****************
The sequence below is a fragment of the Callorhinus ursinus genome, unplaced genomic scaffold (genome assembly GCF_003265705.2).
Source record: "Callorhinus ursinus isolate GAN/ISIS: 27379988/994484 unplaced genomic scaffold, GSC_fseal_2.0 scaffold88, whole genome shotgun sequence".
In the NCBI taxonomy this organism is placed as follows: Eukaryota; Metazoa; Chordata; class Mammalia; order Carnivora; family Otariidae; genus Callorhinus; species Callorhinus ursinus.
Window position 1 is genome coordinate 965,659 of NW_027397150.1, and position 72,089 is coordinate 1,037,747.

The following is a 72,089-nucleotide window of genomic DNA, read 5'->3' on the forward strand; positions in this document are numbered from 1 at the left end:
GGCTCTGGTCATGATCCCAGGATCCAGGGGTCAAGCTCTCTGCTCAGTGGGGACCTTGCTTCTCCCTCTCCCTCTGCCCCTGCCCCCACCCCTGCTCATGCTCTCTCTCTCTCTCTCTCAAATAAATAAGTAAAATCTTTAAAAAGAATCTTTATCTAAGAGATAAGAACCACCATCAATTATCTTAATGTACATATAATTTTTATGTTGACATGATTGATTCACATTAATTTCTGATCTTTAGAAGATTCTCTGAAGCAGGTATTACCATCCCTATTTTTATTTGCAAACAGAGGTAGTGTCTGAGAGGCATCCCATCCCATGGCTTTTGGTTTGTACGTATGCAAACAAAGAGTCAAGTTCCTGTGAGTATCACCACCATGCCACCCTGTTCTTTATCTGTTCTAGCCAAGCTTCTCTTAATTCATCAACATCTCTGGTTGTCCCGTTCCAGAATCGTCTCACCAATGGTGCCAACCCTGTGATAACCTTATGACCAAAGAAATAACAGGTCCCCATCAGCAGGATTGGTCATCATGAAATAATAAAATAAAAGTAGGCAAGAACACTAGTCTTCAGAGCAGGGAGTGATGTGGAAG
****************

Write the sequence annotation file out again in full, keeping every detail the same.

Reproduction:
The sequence below is a fragment of the Callorhinus ursinus genome, unplaced genomic scaffold (genome assembly GCF_003265705.2).
Source record: "Callorhinus ursinus isolate GAN/ISIS: 27379988/994484 unplaced genomic scaffold, GSC_fseal_2.0 scaffold88, whole genome shotgun sequence".
In the NCBI taxonomy this organism is placed as follows: Eukaryota; Metazoa; Chordata; class Mammalia; order Carnivora; family Otariidae; genus Callorhinus; species Callorhinus ursinus.
Window position 1 is genome coordinate 965,659 of NW_027397150.1, and position 72,089 is coordinate 1,037,747.

The following is a 72,089-nucleotide window of genomic DNA, read 5'->3' on the forward strand; positions in this document are numbered from 1 at the left end:
GGCTCTGGTCATGATCCCAGGATCCAGGGGTCAAGCTCTCTGCTCAGTGGGGACCTTGCTTCTCCCTCTCCCTCTGCCCCTGCCCCCACCCCTGCTCATGCTCTCTCTCTCTCTCTCTCAAATAAATAAGTAAAATCTTTAAAAAGAATCTTTATCTAAGAGATAAGAACCACCATCAATTATCTTAATGTACATATAATTTTTATGTTGACATGATTGATTCACATTAATTTCTGATCTTTAGAAGATTCTCTGAAGCAGGTATTACCATCCCTATTTTTATTTGCAAACAGAGGTAGTGTCTGAGAGGCATCCCATCCCATGGCTTTTGGTTTGTACGTATGCAAACAAAGAGTCAAGTTCCTGTGAGTATCACCACCATGCCACCCTGTTCTTTATCTGTTCTAGCCAAGCTTCTCTTAATTCATCAACATCTCTGGTTGTCCCGTTCCAGAATCGTCTCACCAATGGTGCCAACCCTGTGATAACCTTATGACCAAAGAAATAACAGGTCCCCATCAGCAGGATTGGTCATCATGAAATAATAAAATAAAAGTAGGCAAGAACACTAGTCTTCAGAGCAGGGAGTGATGTGGAAG